more from Hilary Putnam

Single Idea 6273

[catalogued under 13. Knowledge Criteria / C. External Justification / 7. Testimony]

Full Idea

Our ability to picture how people are likely to respond may well be innate; indeed, our disposition to believe what other people tell us (which is fundamental to knowledge) could hardly be an inference, as that isnít good enough for knowledge.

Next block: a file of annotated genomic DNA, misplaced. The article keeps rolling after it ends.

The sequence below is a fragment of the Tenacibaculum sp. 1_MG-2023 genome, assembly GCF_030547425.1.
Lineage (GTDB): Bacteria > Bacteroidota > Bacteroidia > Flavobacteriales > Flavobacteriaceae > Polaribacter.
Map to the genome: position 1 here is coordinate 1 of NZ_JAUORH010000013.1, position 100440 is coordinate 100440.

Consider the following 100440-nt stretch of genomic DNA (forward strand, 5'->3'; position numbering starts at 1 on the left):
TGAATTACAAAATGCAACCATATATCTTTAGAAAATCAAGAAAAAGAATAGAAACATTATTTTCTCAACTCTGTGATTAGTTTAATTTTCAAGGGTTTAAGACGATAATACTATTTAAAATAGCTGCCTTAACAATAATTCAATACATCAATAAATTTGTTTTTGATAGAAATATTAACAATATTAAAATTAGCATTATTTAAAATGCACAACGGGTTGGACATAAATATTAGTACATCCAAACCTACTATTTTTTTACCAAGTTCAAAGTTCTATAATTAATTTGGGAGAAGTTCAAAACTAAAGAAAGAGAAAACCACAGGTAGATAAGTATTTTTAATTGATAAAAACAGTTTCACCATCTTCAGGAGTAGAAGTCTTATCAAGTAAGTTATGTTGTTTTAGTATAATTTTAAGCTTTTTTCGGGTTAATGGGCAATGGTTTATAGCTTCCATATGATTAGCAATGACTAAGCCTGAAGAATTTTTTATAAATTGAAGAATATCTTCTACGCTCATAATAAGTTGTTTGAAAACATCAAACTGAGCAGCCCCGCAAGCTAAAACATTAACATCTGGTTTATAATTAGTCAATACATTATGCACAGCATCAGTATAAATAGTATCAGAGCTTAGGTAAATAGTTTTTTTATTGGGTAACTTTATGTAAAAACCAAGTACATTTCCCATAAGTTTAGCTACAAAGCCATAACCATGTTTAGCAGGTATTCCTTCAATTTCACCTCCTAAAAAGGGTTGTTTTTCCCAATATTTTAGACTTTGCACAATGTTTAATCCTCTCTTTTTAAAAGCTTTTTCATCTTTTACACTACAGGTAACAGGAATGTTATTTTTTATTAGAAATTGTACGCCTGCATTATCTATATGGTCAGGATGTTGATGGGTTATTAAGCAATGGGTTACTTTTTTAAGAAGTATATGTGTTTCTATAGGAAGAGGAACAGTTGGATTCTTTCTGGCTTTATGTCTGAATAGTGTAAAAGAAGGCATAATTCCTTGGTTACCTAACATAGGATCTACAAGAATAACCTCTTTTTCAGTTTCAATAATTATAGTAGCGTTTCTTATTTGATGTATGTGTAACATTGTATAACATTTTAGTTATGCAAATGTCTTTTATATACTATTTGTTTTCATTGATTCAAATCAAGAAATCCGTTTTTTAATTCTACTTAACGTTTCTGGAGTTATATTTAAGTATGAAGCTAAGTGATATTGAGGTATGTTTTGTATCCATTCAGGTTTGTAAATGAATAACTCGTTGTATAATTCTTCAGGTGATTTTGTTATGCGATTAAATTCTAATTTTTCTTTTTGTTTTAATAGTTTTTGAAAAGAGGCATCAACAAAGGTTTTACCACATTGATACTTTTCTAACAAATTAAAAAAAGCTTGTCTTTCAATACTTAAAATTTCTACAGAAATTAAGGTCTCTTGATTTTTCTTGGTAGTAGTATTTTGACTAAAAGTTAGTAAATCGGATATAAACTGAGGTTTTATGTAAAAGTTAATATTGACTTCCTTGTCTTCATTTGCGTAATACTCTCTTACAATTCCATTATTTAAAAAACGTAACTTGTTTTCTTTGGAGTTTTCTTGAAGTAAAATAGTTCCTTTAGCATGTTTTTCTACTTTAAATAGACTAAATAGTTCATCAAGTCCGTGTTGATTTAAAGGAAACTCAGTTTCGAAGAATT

Gist of Idea

Knowledge depends on believing others, which must be innate, as inferences are not strong enough


Hilary Putnam (Meaning and the Moral Sciences [1978], Lec VI)

Book Reference

Putnam,Hilary: 'Meaning and the Moral Sciences' [RKP 1981], p.74

A Reaction

An interesting claim. There could be an intermediate situation, which is a hard-wired non-conscious inference. When dismantled, the 'innate' brain circuits for assessing testimony could turn out to work on logic and evidence.